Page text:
It is sufficiently obvious that the other general expenses, either of the general or State governments, are on a very moderate scale. The local taxes alone can be considered as heavy in many places in proportion to the value of the property which is taxed. The tax in this city solely for local purposes was nominally 46 cents per hundred dollars of the nominal valuation, which was equal on the real property to about per cent. of the actual value. For this year it will be about ½ per cent. on the real value. I pay about the same rate for houses in Baltimore, and I understand that the rate in Philadelphia, where there is hardly any tax on personal property, is still higher on the actual value of the real estate. But that city is better administered than this, and the people get the worth of their money. They have provided much more ample funds for common schools, and an ample supply of water. The tax on personal property is here, on account of its inequality, on a still worse footing. No one, indeed, can be made to pay more than his rate; but the assessment is left to the caprice and arbitrary decision of ignorant assessors, and three-fourths of the wealthy inhabitants pay much less than their share, which falls on others less fortunate or skilful. Whatever is arbitrary is odious, and this, much more than the amount, is objectionable. I have before me the precise amount of purely local taxes for twelve years on property in Fayette County, Pennsylvania, which I have since sold for twelve thousand dollars. The average is 55 dollars a year, or about ½ per cent. on the real value. I compared carefully, whilst living there, the rate of my assessment with that of the other lands in the same township, and found it perfectly equitable and that this was the general rate. I have found nearly the same result (of ½ per cent. a year, on the actual value of improved real estate, for local charges) in my taxes in the State of Ohio; and I have already observed that about the same rate is paid for the same purposes in the cities of New York, Philadelphia, and Baltimore. But this tax is in reality much heavier in the country than in the cities. For the net rent of land in Pennsylvania is less than 3 per cent. on the value, whilst that of houses is on an average 6 per cent. here and in Baltimore, and more than 5 in Philadelphia. The local taxes in the country, at least where I am acquainted, amount to at least one-sixth of the income, and that on houses here to not more than one-twelfth part.
This, merely for local disbursements, is certainly a heavy charge, particularly in the country, and arises partly from local wants, which for some objects, such as roads, are very great in proportion to our wealth. But it is also due in a great degree to our democratic institutions; and the burden, which was extremely light, specially in the country, fifty years ago, has been gradually and is still increasing. The reason appears to me obvious enough; government is in the hands of the people at large. They are an excellent check against high salaries, extravagant establishments, and every species of expenditure which they do not see or in which they do not participate. But they receive an immediate benefit from the money expended amongst themselves, either as being employed in opening roads, the erection of buildings, &c., or as being more interested in the application of public money to schools, the payment of jurors and other petty offices, and even prospectively in the provision for the poor. They in fact pay little or no portion of the direct tax (occasionally enough in towns, but indirectly by the increase of rents), and receive the greater part of its proceeds.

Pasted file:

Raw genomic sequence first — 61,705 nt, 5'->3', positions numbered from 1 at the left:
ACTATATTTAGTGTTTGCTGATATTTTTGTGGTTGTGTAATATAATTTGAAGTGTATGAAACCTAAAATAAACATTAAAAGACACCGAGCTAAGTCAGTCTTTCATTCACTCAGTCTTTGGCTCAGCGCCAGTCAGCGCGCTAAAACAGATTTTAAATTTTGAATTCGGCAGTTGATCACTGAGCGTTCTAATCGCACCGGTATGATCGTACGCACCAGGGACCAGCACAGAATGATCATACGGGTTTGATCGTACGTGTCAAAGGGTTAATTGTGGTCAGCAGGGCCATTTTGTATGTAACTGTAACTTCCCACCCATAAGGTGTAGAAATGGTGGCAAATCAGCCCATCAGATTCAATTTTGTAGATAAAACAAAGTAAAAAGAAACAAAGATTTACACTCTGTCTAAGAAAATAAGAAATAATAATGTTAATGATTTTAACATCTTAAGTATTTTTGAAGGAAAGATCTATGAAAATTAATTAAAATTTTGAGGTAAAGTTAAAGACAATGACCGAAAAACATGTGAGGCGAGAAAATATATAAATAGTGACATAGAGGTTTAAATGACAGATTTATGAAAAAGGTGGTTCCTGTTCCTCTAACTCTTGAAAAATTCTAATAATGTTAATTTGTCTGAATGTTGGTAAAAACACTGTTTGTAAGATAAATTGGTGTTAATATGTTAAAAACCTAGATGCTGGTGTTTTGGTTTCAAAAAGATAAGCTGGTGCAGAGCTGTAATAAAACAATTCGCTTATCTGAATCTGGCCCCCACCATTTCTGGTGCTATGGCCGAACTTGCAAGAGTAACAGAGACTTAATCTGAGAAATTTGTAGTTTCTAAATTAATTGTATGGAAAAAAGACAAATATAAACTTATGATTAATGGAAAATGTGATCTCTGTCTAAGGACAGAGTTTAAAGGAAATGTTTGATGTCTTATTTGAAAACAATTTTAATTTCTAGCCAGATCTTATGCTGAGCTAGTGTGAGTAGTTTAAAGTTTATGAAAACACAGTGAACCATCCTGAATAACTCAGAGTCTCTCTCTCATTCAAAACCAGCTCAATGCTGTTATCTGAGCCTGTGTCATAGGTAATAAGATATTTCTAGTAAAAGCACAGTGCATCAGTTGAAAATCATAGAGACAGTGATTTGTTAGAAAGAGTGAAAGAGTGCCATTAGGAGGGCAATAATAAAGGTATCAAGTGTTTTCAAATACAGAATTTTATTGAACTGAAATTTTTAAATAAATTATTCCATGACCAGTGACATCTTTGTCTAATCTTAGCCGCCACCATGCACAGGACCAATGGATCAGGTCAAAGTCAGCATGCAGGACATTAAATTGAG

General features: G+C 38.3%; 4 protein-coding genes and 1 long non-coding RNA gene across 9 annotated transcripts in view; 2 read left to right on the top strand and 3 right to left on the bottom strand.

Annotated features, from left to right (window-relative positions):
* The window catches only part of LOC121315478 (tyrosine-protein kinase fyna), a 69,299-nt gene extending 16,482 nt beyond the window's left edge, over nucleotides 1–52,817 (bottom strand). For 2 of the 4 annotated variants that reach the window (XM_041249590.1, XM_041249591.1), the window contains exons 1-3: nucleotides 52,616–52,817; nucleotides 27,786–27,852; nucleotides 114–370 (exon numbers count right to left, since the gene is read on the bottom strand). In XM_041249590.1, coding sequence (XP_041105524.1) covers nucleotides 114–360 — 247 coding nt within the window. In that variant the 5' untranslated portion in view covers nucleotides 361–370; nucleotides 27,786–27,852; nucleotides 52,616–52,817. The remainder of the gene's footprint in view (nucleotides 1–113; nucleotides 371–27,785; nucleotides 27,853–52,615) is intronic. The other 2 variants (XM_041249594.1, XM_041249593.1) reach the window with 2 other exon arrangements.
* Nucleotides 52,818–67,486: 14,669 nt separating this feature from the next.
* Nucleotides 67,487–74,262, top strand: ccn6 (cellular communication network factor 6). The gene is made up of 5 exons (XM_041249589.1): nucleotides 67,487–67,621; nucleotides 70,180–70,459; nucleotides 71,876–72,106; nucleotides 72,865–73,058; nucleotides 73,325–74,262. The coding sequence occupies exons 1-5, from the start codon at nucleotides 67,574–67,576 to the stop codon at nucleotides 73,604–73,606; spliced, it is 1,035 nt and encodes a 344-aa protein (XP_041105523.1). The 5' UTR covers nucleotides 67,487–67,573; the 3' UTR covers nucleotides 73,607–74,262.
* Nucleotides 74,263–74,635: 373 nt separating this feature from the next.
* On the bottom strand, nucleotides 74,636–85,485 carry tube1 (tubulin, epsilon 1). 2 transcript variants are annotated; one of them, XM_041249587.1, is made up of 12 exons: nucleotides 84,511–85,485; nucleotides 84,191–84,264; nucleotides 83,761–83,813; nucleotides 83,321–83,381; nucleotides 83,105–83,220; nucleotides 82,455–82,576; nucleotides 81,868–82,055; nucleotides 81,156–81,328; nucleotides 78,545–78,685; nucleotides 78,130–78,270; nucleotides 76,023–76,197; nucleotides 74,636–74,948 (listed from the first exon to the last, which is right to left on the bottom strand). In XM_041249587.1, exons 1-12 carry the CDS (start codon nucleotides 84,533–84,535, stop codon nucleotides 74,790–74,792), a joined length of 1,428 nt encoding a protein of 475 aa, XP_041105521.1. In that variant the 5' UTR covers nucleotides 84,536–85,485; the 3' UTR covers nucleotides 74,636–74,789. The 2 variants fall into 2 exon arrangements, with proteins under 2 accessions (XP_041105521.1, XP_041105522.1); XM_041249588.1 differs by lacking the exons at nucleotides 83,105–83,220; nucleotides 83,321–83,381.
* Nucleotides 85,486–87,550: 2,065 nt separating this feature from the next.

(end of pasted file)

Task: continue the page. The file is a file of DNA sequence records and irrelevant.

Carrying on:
You perceive that I do not disguise what I think to be the defects, and I know no other of any importance, in our system of taxation. I do not know any remedy for it here but in the exertions to obtain the best men we can for our municipal officers. But where institutions are yet to be formed, I may say that I have not discovered any evil to arise from universal suffrage in the choice of representatives to our legislative bodies, but that for municipal officers who have no power over persons, but only that of applying the proceeds of taxes, those who contribute to such payment ought alone to have the privilege of being electors.
I have neither paper nor time left to write to you on a far more absorbing subject, that of our unfortunate Southern difficulties. This will be the subject of another communication. I have only room to convey to you and to your family the most affectionate remembrances of every member of mine. We are all well. Frances has two children, James still but one, Albert still unmarried, my wife always enjoying excellent health. I am growing old and weak. So long as life remains I will be, with equal respect and sincere attachment, your old affectionate friend.